IT and security professionals aren’t doing enough to protect servers from harmful viruses with 92 per cent using outdated antivirus software to prevent harm from malicious attacks.
Bit9’s 2013 Server Security Survey found that just 29 per cent of respondents are using a “new-generation security solution” such as application control or white listing.
“It is alarming to see that in 2013, 92 per cent of IT and security professionals still rely on old-fashioned security solutions — particularly antivirus — and only a quarter of those surveyed have deployed a new generation of server security that doesn’t rely on signatures and is much more effective at detecting and stopping advanced threats and targeted attacks,” said Nick Levay, Bit9 chief security officer.
The survey asked 800 IT and security professionals around the world a number of questions relating to server security with the results laying bare the lack of confidence in server security in each company.
55 per cent of security professionals are concerned about targeted attacks and data breaches on servers in 2013, which is three per cent higher than 2012 and 18 per cent more than 2011.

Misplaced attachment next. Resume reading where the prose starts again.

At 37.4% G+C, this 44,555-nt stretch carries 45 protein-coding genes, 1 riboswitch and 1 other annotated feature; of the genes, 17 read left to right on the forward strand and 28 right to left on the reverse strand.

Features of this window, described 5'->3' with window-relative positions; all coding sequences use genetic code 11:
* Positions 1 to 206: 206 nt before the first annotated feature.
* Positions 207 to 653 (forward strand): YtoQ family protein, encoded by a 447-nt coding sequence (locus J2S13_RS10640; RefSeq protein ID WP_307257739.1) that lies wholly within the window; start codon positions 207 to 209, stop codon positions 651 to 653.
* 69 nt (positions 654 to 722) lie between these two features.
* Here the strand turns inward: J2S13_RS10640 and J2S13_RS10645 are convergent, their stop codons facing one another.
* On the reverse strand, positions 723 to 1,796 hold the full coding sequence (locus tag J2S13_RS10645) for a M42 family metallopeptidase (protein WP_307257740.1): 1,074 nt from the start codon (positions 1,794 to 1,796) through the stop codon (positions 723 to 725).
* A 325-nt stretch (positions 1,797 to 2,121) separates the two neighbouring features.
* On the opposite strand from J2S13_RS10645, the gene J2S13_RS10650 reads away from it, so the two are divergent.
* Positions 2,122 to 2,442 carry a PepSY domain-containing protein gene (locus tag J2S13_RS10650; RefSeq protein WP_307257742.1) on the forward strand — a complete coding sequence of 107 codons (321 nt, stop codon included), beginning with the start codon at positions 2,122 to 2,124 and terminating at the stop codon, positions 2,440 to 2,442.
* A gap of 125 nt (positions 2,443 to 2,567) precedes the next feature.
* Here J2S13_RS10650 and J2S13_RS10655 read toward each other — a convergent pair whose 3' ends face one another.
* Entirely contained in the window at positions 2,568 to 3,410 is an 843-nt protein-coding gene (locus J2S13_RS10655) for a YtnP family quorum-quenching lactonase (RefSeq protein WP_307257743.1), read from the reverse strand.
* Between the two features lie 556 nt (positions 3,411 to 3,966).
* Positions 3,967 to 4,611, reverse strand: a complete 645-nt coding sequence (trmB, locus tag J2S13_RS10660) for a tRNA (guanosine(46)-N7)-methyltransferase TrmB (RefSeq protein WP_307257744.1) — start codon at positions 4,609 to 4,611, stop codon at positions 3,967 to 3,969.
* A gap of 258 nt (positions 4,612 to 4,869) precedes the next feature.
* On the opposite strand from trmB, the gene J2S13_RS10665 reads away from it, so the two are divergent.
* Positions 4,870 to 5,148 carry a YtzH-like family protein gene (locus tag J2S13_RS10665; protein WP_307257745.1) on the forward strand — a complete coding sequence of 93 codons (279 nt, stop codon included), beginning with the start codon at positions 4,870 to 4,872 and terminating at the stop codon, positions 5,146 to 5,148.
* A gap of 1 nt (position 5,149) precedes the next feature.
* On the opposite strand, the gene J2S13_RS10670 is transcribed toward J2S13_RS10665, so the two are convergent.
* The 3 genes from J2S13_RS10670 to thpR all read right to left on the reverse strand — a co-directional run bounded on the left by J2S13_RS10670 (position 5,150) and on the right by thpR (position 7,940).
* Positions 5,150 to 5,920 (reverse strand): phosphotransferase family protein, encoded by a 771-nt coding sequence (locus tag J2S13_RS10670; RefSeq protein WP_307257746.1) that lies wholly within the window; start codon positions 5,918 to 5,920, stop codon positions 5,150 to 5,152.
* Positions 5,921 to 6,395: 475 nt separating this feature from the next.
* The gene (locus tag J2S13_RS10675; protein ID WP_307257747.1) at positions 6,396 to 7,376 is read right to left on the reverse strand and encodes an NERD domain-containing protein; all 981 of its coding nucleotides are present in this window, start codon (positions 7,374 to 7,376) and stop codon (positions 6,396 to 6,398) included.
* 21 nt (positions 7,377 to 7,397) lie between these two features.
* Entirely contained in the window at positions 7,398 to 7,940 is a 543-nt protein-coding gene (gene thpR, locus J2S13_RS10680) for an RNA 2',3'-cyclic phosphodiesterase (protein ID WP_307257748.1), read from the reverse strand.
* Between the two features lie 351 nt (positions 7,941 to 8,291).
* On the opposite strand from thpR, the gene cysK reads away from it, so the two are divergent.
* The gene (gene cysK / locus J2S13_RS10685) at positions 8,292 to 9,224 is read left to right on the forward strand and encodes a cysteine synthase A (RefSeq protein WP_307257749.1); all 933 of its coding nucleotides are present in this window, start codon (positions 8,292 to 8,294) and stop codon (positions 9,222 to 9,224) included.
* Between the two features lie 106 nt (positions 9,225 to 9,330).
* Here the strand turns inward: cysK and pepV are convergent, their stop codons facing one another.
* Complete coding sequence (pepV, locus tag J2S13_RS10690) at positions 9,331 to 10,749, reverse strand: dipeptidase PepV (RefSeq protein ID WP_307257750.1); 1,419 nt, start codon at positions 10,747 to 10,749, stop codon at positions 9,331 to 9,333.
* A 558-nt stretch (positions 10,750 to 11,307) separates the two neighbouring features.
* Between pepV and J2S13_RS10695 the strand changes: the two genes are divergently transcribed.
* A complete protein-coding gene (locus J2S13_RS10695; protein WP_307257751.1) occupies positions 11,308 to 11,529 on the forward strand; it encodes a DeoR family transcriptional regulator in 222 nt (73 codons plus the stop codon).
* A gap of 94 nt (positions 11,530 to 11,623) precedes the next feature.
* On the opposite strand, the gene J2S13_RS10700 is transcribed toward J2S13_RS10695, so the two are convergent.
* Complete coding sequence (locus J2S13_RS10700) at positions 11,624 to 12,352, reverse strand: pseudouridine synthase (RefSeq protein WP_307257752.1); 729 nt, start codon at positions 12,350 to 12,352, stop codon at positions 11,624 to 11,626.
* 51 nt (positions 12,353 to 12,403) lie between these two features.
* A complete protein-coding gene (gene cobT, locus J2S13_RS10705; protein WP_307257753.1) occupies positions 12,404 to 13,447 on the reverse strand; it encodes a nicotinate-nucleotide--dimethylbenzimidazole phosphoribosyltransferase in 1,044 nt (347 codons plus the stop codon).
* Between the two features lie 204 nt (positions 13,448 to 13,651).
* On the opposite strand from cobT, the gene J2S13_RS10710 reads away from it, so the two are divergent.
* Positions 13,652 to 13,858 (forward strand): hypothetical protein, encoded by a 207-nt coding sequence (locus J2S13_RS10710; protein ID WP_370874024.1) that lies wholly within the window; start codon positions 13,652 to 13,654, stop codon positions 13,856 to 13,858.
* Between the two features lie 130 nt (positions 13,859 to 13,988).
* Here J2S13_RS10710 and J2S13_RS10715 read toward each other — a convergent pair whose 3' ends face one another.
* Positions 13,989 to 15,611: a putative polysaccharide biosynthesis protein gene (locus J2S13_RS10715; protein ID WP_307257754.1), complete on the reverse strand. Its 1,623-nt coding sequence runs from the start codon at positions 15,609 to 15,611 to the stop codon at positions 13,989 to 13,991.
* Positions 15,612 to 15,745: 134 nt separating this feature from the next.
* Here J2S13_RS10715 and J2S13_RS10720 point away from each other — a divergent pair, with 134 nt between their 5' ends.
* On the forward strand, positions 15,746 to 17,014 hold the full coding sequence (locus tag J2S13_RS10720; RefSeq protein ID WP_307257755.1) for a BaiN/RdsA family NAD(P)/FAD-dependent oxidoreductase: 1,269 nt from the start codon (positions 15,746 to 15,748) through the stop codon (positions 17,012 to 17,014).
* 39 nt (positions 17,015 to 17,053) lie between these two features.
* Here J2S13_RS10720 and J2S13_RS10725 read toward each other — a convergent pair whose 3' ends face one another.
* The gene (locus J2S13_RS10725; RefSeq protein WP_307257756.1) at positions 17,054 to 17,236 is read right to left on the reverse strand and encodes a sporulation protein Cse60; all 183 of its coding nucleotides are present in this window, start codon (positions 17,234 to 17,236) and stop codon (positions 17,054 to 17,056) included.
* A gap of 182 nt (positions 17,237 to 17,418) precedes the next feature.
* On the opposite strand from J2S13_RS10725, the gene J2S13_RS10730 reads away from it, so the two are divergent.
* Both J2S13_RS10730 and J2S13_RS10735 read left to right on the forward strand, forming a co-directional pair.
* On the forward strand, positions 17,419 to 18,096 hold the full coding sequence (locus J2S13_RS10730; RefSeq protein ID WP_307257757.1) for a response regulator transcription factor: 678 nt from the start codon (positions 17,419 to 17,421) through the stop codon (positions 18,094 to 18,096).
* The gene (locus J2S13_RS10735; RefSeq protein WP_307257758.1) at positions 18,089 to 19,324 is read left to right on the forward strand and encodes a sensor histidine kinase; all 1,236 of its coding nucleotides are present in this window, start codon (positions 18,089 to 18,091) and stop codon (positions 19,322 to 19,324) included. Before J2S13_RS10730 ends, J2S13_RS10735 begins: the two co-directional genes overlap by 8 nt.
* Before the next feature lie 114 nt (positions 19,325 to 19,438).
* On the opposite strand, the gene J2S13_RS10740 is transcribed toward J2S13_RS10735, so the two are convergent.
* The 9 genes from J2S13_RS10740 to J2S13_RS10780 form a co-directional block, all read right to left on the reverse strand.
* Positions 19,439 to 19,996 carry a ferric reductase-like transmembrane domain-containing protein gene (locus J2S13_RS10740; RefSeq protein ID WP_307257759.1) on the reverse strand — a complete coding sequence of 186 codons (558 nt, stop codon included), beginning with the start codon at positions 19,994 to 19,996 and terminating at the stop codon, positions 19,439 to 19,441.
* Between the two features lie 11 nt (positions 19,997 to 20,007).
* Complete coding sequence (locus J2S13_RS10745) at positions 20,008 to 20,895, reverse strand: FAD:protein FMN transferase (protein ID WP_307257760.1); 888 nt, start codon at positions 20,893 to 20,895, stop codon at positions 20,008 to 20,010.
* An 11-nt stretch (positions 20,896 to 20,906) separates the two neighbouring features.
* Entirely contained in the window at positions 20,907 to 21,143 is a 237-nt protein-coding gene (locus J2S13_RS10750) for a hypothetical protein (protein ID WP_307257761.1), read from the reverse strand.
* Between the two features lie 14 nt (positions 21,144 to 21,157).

When it comes to stopping advanced threats targeting servers just 13 per cent are “very confident” of halting such attacks, with 26 per cent of those surveyed stating servers were hit by attacks from advanced malware during 2013 – an increase of one per cent year-on-year.
A quarter of those surveyed “don’t know” if the company they work for has been hit by a server attack, which is a worrying seven per cent higher than it stood last year.
When it came to individual servers just three per cent of those surveyed said that virtual servers had the greatest risk. Although those that administer an environment made up of over 75 per cent virtual servers and rate them as having a “higher level” of security were still hit hard as 24 per cent admitted falling victim to advanced malware.
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